Just a quick note to point to Robert Lustig’s recent article in The Guardian: Fructose: The Poison Index.
It’s typical Lustig. Written on the occasion of The European Food and Safety Agency’s (EFSA) ruling that allows food processors and mongers to make health claims about the fructose content of their foods.
And yet the scientific data on fructose says it is one of the most egregious components of the western diet, directly contributing to heart disease and diabetes, and associated with cancer and dementia. Nature magazine has just published a scathing indictment of fructose by Dr Lewis Cantley, one of the US’s leading cancer researchers. But the EFSA says it sees no harm, justifying its stance on the basis that fructose has a lower glycaemic index than glucose.
Robert Lustig attempts to reprise his viral hit, Sugar the Bitter Truth with a new installment. This one borrows part of the title from his book: “Fat Chance: Fructose 2.0″.
As you might expect, it’s a pretty darn good view. Favorite quote? How ’bout this: “It’s never gluttony and sloth. It’s always biochemical. The question is, ‘Are you smart enough to figure out what the biochemistry is?’”
For those of you interested in Leptin, this is a must watch.
I consider myself to be as fortunate as I am frustrated to witness the current revolution in our understanding of the role of fats in proper nutrition and health. The tide seems to be turning and we’re returning from whence we came. Every week, it seems, someone else is questioning the “fat is bad” orthodoxy, and medical practitioners are speaking out.
This week it’s the British Medical Journal, and I have Alice and Fred Ottoboni to thank for pointing it out to me.
When they say, “This is important…”, I tend to listen.
Watching this story sourced from the Annals of Internal Medicine make the rounds on the newswires…
President William Howard Taft, the country’s heaviest commander in chief and a high-profile yo-yo dieter in his day, lost 60 pounds in the early 1900s on a low-carb diet with the help of a diet doctor. (source)
Gary Taubes, author of Good Calories, Bad Calories and his reprise for lay people, Why We Get Fat, reveals in the September issue of Scientific American the research agenda for NuSi:
[...] Because the ultimate goal is to identify the environmental triggers of obesity, experiments should, ideally, be directed at elucidating the processes that lead to the accumulation of excess fat. But obesity can take decades to develop, so any month-to-month fat gains may be too small to detect. Thus, the first step that NuSI-funded researchers will take is to test the competing hypotheses on weight loss, which can happen relatively quickly. These first results will then help determine what future experiments are needed to further clarify the mechanisms at work and which of these hypotheses is correct.
It is with great joy that I receive word directly from Alice and Fred Ottoboni that Modern Nutritional Diseases, 2nd. Edition is available for purchase from Amazon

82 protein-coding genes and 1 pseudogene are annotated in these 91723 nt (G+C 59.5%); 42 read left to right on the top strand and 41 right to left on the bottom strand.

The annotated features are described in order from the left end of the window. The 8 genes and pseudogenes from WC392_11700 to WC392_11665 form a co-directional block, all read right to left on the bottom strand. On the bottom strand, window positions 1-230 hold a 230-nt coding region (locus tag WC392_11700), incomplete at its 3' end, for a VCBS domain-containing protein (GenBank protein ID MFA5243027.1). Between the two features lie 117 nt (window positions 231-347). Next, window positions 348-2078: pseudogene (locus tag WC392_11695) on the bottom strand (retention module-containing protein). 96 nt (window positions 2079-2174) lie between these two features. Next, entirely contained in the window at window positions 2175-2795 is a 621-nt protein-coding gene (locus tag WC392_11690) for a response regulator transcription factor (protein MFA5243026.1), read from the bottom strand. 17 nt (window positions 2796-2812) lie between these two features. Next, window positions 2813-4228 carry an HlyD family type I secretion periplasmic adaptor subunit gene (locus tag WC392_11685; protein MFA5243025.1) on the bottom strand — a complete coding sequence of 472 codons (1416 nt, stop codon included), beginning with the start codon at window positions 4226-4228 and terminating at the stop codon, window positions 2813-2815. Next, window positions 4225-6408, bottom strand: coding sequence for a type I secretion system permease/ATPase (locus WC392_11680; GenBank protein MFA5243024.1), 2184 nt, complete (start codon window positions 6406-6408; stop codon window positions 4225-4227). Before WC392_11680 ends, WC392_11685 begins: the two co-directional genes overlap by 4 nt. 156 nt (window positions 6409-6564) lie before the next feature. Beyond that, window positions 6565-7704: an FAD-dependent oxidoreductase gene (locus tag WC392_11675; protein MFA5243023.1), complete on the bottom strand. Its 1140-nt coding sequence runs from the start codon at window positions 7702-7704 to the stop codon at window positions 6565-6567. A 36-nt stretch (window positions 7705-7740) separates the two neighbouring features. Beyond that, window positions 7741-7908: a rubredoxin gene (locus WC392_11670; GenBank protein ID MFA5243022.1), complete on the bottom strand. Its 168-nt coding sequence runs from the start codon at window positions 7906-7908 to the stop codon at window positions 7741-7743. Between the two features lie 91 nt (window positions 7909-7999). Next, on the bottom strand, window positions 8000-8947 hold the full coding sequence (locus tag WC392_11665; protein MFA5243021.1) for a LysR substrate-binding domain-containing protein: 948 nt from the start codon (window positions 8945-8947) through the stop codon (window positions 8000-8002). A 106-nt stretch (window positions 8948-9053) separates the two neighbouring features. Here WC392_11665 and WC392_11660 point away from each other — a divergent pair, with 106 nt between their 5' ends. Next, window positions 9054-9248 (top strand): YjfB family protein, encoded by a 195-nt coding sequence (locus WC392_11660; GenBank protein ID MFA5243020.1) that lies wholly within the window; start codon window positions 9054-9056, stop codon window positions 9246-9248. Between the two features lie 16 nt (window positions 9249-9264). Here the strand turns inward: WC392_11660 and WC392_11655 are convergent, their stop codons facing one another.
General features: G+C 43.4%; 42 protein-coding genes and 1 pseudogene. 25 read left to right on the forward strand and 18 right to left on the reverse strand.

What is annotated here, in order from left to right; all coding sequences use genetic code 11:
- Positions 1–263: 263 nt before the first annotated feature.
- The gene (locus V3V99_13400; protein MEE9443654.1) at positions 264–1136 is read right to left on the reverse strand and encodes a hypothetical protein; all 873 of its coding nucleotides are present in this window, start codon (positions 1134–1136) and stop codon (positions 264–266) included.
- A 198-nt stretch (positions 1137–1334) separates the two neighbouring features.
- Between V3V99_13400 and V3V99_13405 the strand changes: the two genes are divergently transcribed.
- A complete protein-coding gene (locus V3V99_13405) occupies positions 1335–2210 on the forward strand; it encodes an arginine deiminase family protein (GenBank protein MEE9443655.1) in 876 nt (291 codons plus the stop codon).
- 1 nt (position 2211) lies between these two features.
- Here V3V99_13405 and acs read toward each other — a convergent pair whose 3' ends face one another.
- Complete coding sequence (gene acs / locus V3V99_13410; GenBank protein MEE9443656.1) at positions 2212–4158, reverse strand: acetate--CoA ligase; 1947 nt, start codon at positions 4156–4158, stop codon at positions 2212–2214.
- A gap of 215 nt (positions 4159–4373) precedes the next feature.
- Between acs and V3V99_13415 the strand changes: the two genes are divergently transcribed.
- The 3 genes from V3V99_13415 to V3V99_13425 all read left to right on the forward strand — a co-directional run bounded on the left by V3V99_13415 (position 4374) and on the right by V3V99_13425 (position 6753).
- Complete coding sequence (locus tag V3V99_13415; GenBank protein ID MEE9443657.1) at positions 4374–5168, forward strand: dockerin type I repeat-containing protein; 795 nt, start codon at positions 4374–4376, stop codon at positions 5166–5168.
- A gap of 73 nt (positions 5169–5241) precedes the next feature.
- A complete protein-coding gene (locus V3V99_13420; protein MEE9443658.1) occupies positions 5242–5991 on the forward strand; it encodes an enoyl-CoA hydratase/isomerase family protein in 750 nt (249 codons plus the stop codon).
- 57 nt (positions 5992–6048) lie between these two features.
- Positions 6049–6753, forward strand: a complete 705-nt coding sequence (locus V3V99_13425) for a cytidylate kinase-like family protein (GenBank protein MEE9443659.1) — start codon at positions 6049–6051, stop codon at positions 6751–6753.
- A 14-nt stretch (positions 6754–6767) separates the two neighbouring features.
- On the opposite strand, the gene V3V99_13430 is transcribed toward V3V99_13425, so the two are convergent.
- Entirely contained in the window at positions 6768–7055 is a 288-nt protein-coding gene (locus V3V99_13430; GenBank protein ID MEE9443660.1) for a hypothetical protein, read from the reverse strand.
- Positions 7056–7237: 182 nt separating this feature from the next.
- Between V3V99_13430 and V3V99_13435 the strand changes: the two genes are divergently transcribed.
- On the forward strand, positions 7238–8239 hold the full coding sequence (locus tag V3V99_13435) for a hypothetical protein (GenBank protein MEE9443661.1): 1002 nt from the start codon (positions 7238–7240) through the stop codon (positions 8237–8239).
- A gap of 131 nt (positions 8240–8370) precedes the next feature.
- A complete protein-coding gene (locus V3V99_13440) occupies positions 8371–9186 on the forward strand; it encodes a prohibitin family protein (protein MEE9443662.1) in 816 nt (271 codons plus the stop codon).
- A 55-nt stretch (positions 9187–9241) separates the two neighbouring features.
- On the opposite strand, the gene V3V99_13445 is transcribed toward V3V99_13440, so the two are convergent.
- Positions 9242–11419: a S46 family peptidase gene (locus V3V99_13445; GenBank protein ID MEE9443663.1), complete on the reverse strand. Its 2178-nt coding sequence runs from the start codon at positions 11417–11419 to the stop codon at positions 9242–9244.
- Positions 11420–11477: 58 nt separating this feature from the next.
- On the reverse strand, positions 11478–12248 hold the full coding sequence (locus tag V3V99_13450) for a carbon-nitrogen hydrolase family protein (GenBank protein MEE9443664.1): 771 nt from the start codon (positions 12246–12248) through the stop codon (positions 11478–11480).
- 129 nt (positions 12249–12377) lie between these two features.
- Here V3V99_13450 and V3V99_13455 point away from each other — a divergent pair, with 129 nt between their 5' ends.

. As you may remember, the first edition
of Modern Nutritional Diseases had a profound impact on my understanding of nutrition and its relationship to health. The second edition is revised and updated, and is sure to be a must have for anyone looking to get into the science behind nutrition.
It’s also worth noting that Alice and Fred have been exceedingly gracious in their willingness to share their intellectual property with readers of Ketopia. Let’s wish them great success with this recent edition of their masterwork!
If you still think sugar is harmless, consider the recent research out of the University of Utah. Researchers discovered increased mortality and strange behaviors when mice were given extra sugar in their diet.
Not lots of extra sugar, mind you. But doses generally considered “safe”.
Researchers at Japan’s giant telecom, NTT Docomo, recently created a smartphone ketone (acetone) reader that may help low carb and ketogenic dieters stay aware of how their food choices affect their nutritional ketosis. Currently, the best approach for doing this is quite expensive: serum ketone monitoring.
It’s always a joy to hear from Jimmy Moore. He does a tremendous service to the low carb community through his blogging
, his podcasts (here
), and other works. So it was with no small amount of excitement that I recently received a review copy of Cholesterol Clarity, the latest collaboration between Jimmy Moore
and Dr. Eric Westman
I’ve not had a chance to dig in to it yet, but what little I’ve seen thumbing through it has me excited to dig and review. I’ll post a review as soon as I have the chance!
Robert Lustig just announced that he’s launching a new initiative, responsiblefoods.org. This new non-profit is dedicated to raising awareness of the added sugar problem, and is looking for help. From his Facebook Post:
If you haven’t heard, we’re starting a non-profit dedicated toward raising awareness of the added sugar problem in our diets, as well as doing more research, and advocating for a reduction in these poisons in our foods. It’s called the Institute for Responsible Nutrition and it’s going to be world-changing.
Right now we’re on the look-out for social media experts who are passionate about this cause, and are willing to invest a few hours of their time to helping us improve our website, as well as to help drive more followers to the cause.
Interested? Contact us at email@example.com for more info (Or head over to www.responsiblefoods.org to see what might be improved)
Also, if you aren’t knowledgable in social media and want to help in some other way, via donations of monetary or professional value, please get a hold of us anyhow!
Yours in health,
Right now there’s not much to the site except for a MailChimp signup form to subscribe to their list and a News section. But given the cause and the man behind it, expect great things to come.